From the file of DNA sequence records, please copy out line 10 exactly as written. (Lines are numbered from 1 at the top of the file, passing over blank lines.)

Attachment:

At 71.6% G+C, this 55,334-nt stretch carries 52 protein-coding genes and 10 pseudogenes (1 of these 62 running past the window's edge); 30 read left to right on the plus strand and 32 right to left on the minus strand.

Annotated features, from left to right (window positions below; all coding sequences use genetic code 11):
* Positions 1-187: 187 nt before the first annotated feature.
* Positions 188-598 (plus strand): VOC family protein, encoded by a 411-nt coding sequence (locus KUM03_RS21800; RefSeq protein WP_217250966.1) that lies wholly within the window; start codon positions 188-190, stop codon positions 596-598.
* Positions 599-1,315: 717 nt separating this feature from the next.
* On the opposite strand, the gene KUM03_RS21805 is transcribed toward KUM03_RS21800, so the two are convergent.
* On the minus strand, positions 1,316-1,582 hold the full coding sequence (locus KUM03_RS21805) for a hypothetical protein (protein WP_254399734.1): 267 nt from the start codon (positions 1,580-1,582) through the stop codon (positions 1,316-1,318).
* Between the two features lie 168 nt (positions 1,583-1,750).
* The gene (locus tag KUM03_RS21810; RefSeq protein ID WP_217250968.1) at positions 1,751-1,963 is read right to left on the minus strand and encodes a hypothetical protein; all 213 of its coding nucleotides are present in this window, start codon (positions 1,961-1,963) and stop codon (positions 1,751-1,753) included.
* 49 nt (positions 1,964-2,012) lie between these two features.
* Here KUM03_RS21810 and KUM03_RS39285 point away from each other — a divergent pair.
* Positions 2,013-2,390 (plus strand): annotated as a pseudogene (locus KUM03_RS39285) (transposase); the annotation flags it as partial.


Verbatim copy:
* 49 nt (positions 1,964-2,012) lie between these two features.